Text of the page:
If this is not the case, then it really is not the end of the world.  You will have heard many motivational stories of how people turned failure into success.  Now you have an opportunity to develop your own motivational story of how you came back from the edge! 

Using your creativity is often simply about finding a different solution to a problem.  There is always another opportunity out there for you, how can you use your creativity to find the way forward?

With this approach, you will move through the disappointment and build your resilience.  You will learn a very important lesson so that next time you are faced with a possible failure, you already know that you have the ability to move on through.  This may even help you to take bigger risks in the future so you can climb the ladder even higher than you ever thought!  Anything is possible. 

Ultimately, life goes on.  The sun will continue to rise.  You will put this experience behind you and come out the other side.   It will make you stronger.  You may even look back at some point in the future and realise that even though you didn’t get what you wanted at the time, you did, in fact, get what you needed.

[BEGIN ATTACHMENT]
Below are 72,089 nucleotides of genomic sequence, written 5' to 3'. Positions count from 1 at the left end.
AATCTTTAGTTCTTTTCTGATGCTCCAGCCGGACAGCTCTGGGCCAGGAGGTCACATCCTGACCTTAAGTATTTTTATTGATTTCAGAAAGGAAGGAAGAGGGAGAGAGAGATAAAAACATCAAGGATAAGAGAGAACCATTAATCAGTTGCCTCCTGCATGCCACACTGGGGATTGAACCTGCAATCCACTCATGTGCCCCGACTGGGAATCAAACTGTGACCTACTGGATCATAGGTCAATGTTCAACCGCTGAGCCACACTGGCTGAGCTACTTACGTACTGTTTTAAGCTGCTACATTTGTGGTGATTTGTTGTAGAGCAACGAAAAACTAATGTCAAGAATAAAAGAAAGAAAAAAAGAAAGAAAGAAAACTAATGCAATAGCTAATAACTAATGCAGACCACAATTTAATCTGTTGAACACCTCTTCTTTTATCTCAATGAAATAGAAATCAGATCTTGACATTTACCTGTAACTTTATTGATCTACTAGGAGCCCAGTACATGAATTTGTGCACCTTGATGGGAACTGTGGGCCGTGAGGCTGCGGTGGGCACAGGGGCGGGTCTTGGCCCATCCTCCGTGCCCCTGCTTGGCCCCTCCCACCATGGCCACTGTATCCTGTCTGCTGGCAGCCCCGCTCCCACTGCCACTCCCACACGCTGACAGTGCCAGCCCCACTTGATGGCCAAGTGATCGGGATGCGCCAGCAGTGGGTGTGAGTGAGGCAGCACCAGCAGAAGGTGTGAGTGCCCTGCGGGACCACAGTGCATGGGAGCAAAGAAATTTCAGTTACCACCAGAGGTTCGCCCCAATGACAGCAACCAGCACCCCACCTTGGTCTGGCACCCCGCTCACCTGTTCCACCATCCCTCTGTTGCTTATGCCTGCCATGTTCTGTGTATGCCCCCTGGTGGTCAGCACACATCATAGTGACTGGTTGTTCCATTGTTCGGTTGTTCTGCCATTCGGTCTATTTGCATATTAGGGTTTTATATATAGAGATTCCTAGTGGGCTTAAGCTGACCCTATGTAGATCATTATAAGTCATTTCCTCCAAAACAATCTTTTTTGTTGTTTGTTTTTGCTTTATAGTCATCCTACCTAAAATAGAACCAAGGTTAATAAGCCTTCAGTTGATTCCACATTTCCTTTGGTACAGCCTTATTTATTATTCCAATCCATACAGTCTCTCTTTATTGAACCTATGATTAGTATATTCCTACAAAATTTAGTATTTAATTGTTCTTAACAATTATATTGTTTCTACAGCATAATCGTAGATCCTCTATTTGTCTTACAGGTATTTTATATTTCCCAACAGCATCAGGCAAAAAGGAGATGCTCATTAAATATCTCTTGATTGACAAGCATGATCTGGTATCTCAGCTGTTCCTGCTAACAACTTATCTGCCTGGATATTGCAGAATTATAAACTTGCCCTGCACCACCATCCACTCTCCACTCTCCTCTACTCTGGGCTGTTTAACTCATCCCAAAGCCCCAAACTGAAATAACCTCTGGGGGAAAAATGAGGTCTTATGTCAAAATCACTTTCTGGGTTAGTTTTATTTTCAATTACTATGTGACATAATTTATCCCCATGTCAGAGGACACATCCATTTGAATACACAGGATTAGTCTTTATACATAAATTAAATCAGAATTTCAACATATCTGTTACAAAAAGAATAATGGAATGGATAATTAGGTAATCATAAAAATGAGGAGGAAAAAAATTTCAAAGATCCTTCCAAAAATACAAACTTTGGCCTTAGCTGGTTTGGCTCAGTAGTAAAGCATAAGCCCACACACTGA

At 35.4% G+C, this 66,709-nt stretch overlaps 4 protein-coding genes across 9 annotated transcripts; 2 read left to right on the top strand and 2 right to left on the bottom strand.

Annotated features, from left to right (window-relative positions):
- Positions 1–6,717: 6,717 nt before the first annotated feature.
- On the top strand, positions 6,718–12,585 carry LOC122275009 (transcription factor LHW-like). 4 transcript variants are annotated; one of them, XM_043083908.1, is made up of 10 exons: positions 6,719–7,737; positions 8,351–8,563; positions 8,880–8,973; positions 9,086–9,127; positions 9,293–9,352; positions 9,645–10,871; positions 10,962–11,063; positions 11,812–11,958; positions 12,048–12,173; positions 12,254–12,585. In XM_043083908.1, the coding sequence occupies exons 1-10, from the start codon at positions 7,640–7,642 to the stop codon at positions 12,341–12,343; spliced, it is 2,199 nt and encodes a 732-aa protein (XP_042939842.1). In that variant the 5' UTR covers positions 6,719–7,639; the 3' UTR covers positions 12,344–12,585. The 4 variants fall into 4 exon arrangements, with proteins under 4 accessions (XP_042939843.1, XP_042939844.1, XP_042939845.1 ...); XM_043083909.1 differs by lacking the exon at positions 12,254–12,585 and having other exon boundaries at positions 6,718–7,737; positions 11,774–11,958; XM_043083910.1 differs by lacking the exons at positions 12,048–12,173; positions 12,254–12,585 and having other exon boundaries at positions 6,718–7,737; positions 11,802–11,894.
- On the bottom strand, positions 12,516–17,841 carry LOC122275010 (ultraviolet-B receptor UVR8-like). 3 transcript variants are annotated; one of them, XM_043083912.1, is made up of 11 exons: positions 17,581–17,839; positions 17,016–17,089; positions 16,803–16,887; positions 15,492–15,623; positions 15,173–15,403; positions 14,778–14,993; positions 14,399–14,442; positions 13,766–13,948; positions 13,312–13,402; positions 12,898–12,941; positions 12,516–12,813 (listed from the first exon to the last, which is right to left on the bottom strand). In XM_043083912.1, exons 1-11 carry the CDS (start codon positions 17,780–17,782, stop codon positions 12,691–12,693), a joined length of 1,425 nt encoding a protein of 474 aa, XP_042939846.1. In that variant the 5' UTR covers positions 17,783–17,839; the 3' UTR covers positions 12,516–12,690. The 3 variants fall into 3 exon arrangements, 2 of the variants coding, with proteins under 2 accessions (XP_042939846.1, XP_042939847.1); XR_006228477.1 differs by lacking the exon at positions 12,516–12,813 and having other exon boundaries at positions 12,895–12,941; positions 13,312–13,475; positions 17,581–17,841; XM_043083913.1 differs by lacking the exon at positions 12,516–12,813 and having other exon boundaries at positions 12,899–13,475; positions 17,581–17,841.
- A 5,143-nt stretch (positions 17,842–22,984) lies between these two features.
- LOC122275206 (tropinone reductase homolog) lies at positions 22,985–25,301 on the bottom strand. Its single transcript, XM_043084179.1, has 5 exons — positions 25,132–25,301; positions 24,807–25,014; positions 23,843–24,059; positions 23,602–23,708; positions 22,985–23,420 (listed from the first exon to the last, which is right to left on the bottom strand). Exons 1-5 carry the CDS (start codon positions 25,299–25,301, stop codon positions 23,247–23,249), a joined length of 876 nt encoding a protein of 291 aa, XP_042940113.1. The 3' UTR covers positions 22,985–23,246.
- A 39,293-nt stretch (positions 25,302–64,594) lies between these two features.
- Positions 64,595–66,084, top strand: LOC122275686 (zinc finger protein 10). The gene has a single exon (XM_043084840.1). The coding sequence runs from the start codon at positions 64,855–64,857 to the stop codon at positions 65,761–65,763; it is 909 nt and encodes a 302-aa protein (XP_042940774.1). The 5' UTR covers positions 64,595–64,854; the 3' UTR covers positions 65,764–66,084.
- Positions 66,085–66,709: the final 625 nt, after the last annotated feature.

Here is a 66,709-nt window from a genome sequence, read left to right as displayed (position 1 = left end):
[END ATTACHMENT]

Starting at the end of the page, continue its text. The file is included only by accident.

Exam Season – Lessons for Life #3 will focus on measuring success beyond education. 

The Thrive Global Community welcomes voices from many spheres. We publish pieces written by outside contributors with a wide range of opinions, which don’t necessarily reflect our own. Learn more or join us as a community member!
Share your comments below. Please read our commenting guidelines before posting. If you have a concern about a comment, report it here.

Sign up for the Thrive Global newsletter

Will be used in accordance with our privacy policy.

Thrive Global
People look for retreats for themselves, in the country, by the coast, or in the hills . . . There is nowhere that a person can find a more peaceful and trouble-free retreat than in his own mind. . . . So constantly give yourself this retreat, and renew yourself.

- MARCUS AURELIUS

We use cookies on our site to give you the best experience possible. By continuing to browse the site, you agree to this use. For more information on how we use cookies, see our Privacy Policy.